I was already emotional as I wrote about embracing my unresolved grief from losing my mother — about letting myself remember, miss and ultimately love her — which I have struggled with even before her passing when she first showed signs of illness in my early childhood. As we settled into our mats, I felt very present and embraced every trickle of street light pouring in beside me.

We began by lying on our backs and becoming aware of our breath. Instructors circled essential oils into the palms of our hands, which we were told to hover over our faces and inhale. Shortly after, an instructor silently lowered beside me and rubbed her fingers across my forehead to my temples and along my scalp. I was a little rigid at first but welcomed the contact wholeheartedly. When the instructor left, I impulsively wanted to reach for her to return. Instead, I embraced the soothing scent of the oils she left on my skin.  

Like most traditional restorative classes, we did about five or six relaxing poses throughout the session. Less conventionally, each were accompanied by a massage. At one point, we laid over the bolsters on our sides, allowing the instructors to knead our obliques up into our shoulder blades. As my back and my shoulders hold sensitive memories of my mother, this freed a yearning within me that was relieving to feel.

The session was also embellished with humorous, light-hearted moments. Bangs and crashes from the gym above Saje frequently rattled the ceiling and cut over Ecclestone’s voice. She happened to be massaging me during a particularly thunderous episode and whispered, “You just can’t help but laugh.” I appreciated the personal interaction. It dismantled the distance I often feel between authority figures in instructional settings.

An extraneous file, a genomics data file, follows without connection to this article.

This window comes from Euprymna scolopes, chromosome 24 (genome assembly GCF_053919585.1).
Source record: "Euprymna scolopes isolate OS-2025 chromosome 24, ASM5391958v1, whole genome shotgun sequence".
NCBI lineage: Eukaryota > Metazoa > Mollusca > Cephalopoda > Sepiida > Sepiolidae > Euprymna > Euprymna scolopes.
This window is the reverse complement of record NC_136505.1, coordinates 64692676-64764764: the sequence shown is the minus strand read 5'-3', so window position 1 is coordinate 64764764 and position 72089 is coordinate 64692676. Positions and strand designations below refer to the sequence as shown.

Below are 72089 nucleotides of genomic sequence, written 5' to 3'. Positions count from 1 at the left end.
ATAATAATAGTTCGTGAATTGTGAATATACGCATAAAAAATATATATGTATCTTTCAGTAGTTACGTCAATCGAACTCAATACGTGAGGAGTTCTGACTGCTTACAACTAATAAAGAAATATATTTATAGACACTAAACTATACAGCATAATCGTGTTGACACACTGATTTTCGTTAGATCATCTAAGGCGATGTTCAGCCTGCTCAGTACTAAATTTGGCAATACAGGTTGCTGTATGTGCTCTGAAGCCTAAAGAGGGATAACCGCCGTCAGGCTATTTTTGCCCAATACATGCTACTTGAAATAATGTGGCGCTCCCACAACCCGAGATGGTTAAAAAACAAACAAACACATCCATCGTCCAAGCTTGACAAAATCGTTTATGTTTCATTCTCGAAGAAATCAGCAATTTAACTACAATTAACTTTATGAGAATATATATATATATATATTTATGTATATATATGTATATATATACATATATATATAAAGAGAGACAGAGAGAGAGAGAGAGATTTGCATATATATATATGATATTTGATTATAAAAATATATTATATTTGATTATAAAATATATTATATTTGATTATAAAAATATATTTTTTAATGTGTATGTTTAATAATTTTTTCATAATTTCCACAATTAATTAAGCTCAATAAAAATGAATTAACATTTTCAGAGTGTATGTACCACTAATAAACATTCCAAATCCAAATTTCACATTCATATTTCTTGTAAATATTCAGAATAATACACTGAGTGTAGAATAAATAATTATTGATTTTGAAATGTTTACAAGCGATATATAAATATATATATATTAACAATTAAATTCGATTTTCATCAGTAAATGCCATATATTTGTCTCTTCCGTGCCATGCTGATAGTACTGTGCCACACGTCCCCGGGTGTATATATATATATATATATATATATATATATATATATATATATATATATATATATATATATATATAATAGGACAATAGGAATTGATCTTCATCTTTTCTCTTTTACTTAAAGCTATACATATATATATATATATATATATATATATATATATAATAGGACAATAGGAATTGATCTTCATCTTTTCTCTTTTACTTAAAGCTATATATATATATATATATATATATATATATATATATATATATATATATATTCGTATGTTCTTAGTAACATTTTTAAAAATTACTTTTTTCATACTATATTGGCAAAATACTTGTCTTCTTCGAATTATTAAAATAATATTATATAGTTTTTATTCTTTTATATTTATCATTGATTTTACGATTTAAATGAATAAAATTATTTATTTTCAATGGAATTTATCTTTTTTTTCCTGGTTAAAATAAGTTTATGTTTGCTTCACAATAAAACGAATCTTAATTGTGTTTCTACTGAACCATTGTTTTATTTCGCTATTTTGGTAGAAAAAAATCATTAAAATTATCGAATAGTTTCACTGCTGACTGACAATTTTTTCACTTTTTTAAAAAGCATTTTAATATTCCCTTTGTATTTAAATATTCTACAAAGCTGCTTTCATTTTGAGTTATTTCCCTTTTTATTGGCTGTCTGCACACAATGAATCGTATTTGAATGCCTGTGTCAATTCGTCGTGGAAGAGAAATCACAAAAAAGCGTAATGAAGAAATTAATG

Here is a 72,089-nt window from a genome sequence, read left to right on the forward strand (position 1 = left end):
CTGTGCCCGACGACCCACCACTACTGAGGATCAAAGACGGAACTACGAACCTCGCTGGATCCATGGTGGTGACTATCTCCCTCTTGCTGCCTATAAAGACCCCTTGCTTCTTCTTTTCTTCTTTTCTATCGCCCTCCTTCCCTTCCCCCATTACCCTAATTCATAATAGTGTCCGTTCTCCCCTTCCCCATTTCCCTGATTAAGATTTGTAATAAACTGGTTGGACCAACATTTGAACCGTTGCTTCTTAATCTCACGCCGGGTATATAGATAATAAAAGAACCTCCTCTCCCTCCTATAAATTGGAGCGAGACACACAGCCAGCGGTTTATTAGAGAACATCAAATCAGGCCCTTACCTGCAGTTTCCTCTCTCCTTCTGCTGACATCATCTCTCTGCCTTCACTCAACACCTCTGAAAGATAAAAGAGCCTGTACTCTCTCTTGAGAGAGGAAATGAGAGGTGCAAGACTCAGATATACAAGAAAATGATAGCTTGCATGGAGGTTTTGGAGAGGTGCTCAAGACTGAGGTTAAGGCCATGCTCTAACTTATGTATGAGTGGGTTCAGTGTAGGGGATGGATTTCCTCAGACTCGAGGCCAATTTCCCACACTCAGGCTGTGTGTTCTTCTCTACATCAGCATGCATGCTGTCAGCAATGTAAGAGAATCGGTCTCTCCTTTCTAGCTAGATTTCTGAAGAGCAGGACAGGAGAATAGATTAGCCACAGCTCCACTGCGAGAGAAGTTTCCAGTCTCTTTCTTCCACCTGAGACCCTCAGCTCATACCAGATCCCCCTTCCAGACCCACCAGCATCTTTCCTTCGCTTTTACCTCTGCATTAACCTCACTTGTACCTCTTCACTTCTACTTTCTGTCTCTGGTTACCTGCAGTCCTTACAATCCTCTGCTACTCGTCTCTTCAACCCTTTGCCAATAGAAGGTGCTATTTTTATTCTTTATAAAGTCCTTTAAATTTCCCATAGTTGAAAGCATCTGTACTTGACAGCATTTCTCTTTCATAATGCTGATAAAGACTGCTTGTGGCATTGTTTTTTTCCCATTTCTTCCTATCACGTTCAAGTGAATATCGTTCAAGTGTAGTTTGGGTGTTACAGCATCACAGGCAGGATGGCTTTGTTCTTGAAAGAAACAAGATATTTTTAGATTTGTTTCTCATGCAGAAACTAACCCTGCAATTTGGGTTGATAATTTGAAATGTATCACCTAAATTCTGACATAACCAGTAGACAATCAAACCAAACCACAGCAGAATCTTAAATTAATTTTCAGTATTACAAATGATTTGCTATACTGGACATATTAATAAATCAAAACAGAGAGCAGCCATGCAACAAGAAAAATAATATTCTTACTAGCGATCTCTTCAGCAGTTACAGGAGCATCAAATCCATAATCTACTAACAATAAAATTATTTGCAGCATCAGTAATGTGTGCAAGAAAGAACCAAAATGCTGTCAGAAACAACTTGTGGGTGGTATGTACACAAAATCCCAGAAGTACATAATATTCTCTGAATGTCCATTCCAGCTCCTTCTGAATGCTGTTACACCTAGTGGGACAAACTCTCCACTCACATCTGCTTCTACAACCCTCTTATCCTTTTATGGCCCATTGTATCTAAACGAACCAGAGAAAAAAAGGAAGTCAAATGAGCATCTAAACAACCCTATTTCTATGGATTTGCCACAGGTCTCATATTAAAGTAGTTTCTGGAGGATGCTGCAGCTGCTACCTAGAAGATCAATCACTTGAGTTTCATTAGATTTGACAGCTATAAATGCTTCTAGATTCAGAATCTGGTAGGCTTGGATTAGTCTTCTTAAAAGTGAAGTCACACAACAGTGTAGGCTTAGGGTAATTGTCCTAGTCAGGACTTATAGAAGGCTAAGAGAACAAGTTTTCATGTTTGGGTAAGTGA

At the end of class, Ecclestone encouraged us to bundle together in a tight circle. She wrangled us towards her until we were knee-to-knee. She extended a sincere, emotional thank you to everyone in the space. The gesture bridged us together, regardless of our role in the event.

Ecclestone received diverse responses after asking how we felt post-practice. Some people were refreshed, others at rest and some even felt heavy. This echoed the concept that we are all at different life stages but can share the experience side by side — or knee-to-knee. Despite barely speaking to each other, the emotional release and self-exploration facilitated by Ecclestone and her team brought the room closer.

Leaving the session, I felt relieved of the stress and anxiety I was carrying all day. A sense of groundedness and gratitude stayed with me for the rest of the night, giving me a deep, wonderful sleep.

Ecclestone’s next session, “Let Go”, will take place on Nov. 23, followed by  “Connect” on Dec. 14th. Both classes will take place at Saje in Mount Royal Village from 7:30–9 p.m. Sign up for free on Eventbrite by clicking the hyperlinked class names. Click here to learn more about Jessica Ecclestone and here for more about her collaboration with Saje.